c. Scarves: I absolutely love scarves. In New York, I wore scarves every day due to the casual dress code at my last job. Now, I am looking to dress more professionally and the scarves don’t fit in this mindset. Again, many scarves had been gifts so I had been holding on to them. I chose 7 to keep and put the rest in the bag to sell/donate.
3) Books and CDs
My huge book collection has been seriously purged. Cookbooks, gone. Textbooks, gone. I kept a few favorite childhood books (Alice in Wonderland, and a few girl-power books), and my yearbooks. I can always buy a book online or go to a library if I want to re-read something.
I kept about 6 CDs, and put the rest in the sell/donate bin. All music had been uploaded onto my computer as well as backed on to an external hard drive, and can always buy something again if I have a problem. I had many copied CDs so I am looking into ways to recycle them (I will investigate Best Buy’s recycling program.)
4) Komono (Miscellaneous)
a. Papers: I thought I had done my purging before the move, but I was wrong. Class notes, programs from musicals, old cards from family and friends… Marie Kondo says to get rid of it all. I read through the notes one more time and kept only a few that really were meaningful or very important documents or records. The rest, recycled! In total I filled four huge paper bags with recyclable material.
b. Household and Decorative: I haven’t gone through my household items yet, such as kitchenware and bedding, as I am waiting until I move to a new apartment. However, I eliminated many decorative things that I had been holding on to for sentimental reasons, but kept a few things that I know I will appreciate in a future home.
c. Collections and Toys: I used to collect random things like buttons, small decorative boxes, ceramic animals, and decided to eliminate it all.
e. Toiletries: I kept all of my toiletries but I have sorted them into boxes so I know what I have (and that I don’t need to buy any more for a long time!)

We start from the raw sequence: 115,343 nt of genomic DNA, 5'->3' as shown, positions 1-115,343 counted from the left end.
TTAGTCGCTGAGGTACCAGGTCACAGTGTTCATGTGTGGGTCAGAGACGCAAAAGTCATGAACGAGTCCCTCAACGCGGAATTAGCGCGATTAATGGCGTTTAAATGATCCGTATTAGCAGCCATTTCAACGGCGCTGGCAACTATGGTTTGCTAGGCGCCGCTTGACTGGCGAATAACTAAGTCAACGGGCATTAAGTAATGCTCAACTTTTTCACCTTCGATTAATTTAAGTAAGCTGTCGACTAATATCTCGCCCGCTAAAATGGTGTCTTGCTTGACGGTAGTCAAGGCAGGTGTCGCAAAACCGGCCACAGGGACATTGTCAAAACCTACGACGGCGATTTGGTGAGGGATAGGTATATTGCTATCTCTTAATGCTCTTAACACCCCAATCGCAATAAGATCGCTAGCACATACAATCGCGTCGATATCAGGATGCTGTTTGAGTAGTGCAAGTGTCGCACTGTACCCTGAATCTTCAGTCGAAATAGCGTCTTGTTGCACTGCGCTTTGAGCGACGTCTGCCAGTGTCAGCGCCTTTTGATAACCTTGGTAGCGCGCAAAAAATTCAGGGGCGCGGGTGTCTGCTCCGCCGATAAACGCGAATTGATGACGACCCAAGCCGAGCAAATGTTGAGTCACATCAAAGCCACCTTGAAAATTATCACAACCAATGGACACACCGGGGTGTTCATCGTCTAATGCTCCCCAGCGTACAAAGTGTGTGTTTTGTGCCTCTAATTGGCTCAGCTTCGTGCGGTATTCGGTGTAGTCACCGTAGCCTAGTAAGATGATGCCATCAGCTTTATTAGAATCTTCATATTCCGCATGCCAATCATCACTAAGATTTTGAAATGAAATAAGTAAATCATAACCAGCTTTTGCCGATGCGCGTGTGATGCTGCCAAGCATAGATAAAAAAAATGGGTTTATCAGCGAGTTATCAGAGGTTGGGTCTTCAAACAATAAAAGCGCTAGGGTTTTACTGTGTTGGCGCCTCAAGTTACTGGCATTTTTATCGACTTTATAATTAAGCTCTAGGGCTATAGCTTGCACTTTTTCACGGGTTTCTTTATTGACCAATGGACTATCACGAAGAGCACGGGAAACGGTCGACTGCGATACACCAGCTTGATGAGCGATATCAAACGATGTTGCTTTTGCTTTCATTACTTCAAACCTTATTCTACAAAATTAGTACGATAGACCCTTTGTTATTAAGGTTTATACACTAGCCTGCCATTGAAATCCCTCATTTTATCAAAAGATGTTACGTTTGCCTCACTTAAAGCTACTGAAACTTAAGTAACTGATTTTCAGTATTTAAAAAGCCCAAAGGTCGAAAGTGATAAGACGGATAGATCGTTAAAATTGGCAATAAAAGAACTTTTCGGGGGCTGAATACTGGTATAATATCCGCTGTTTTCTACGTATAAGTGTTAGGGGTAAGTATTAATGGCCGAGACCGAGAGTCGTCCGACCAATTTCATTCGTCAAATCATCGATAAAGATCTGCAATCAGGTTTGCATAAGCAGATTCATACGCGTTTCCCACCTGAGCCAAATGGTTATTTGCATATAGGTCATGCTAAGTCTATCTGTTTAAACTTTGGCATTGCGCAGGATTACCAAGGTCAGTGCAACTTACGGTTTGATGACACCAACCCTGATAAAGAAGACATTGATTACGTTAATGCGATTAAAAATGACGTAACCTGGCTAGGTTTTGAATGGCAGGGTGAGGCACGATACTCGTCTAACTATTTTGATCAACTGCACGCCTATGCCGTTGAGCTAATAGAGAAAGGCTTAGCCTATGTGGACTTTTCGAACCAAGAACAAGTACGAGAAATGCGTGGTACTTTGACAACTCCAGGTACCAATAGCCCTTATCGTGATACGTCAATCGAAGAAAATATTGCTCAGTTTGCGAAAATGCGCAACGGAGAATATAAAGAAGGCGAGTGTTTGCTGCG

Challenges: Getting rid of sentimental things. Many articles I read rang true: people enjoy giving gifts and don’t remember what they have given you. It is OK to give away those items if they aren’t bringing any more value to your life.
Successes: Fitting everything neatly in my closet. Organizing all my jewelry and liking EVERYTHING! Marie Kondo’s idea that you don’t need to buy new organizational boxes or anything is correct. I already had everything I needed. The only thing I bought to help me organize was a jewelry box my necklaces and earrings. And finally, knowing that I could make a few dollars off these things and then donate the rest to good organizations was also inspiring.
My mom and I had a successful day at the flea market. Together, we made about $400! She sold antiques and home goods, and I sold tons of jewelry, toys and accessories. The rest we boxed up and brought to Habitat for Humanity. We had an entire car full. It felt great to drop it off at their Restore, knowing that the items sold would contribute to a great organization.
Overall the process was a success. I still have a fair amount of bins at both parents’ houses, but now I know where everything is, and it’s ready to go when I move to my own place.